After the war

When we returned at the end of June 1945, we learned that my brother had survived the Csilag prison, that in 1944 he and his friends escaped. They joined the partisans and they fought on the Sremski front, which was on the Serbian-Croatian border. After waiting a year we understood and we heard that my father was no longer alive. That left four of us, which for a Jewish family, was quite a large number.

When we returned, we did not find anything left in our apartment. Someone else was living there and our things had been taken off in all directions. For a while, we lived with a Hungarian family who had saved all my mother’s papers.  Soon we received housing in the Jewish community building, right next to the synagogue, where my mother and I remained until I finished my university.  We shared a flat for a while with another Jewish family, and my mother got a job working in the community kitchen.

Even when she had the opportunity, she never wanted to move back to her apartment and she died in her flat in the Jewish community center in 1973.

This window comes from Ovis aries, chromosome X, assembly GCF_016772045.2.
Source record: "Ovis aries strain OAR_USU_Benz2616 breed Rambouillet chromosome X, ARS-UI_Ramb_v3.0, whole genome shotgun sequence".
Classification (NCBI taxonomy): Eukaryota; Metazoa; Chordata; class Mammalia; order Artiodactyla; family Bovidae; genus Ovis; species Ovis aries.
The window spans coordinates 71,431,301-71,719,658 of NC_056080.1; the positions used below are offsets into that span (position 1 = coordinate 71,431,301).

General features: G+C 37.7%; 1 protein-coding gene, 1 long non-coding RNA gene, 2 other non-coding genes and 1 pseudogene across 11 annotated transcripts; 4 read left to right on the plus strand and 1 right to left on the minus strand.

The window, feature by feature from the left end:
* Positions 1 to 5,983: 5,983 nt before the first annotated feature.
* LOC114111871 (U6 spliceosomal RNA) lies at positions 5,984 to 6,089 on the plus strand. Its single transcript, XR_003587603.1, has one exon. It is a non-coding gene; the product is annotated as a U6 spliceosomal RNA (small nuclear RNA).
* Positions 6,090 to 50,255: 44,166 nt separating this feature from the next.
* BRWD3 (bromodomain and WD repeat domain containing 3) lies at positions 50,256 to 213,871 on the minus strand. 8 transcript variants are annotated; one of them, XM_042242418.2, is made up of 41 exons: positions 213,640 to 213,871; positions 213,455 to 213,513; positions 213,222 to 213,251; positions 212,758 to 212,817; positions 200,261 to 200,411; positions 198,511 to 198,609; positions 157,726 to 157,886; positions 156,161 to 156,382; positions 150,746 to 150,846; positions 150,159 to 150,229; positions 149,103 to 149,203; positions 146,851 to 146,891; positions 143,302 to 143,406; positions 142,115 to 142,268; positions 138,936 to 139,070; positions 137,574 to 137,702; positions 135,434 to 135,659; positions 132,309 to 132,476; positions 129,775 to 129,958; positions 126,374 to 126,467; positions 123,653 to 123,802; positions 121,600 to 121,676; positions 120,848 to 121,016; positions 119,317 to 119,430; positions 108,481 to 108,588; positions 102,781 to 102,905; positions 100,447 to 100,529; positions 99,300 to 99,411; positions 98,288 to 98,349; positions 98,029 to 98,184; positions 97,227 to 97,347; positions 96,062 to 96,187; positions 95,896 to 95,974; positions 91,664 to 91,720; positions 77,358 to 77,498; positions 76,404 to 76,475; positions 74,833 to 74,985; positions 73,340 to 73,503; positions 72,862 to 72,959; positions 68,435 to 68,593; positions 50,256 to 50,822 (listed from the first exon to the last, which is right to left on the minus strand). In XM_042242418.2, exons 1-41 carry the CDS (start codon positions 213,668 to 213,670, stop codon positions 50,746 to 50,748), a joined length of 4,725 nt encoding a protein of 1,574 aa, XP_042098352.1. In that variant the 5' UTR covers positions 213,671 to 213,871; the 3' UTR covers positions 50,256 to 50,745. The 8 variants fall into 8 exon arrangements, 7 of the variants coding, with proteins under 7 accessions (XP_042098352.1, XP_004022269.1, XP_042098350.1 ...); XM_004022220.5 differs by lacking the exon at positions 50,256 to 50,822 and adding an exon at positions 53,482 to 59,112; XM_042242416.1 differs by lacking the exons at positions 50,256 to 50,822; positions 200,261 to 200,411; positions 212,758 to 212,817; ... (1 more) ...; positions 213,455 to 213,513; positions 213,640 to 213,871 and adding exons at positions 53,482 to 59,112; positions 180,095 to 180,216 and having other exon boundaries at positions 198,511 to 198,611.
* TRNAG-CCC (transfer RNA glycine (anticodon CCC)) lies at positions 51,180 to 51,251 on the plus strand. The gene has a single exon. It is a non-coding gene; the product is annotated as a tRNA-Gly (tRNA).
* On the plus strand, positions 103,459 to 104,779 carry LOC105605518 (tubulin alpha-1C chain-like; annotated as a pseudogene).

As for Ivan, my brother, he completed school, then went off to the university in Belgrade. He enrolled in geology at the Belgrade university and he stayed in the Jewish dormitory at 19 Kosmajska Street, where students who were in the war stayed or those that lost their parents or those that did not have where to be. There he spent three to four years.  Unfortunately, mother was unable to help him, on the contrary he helped us by sending us cans of food and other food products which the JOINT and other Jewish organizations distributed. At some point he interrupted his studies and he came to Novi Sad where he enrolled in a teacher's college in the mathematics department and he finished it. Afterwards he married and had two children, a son and a daughter who live here in Novi Sad. Ivan died quite young, at 59 years old.  He had never gone very far at work, and we knew why.  Not long after he finished university, Ivan was so disappointed with the communist party that he turned his party book back in and resigned.  This was noticed.  His job advancement stopped, even though all his Jewish friends in the party went on to much higher positions.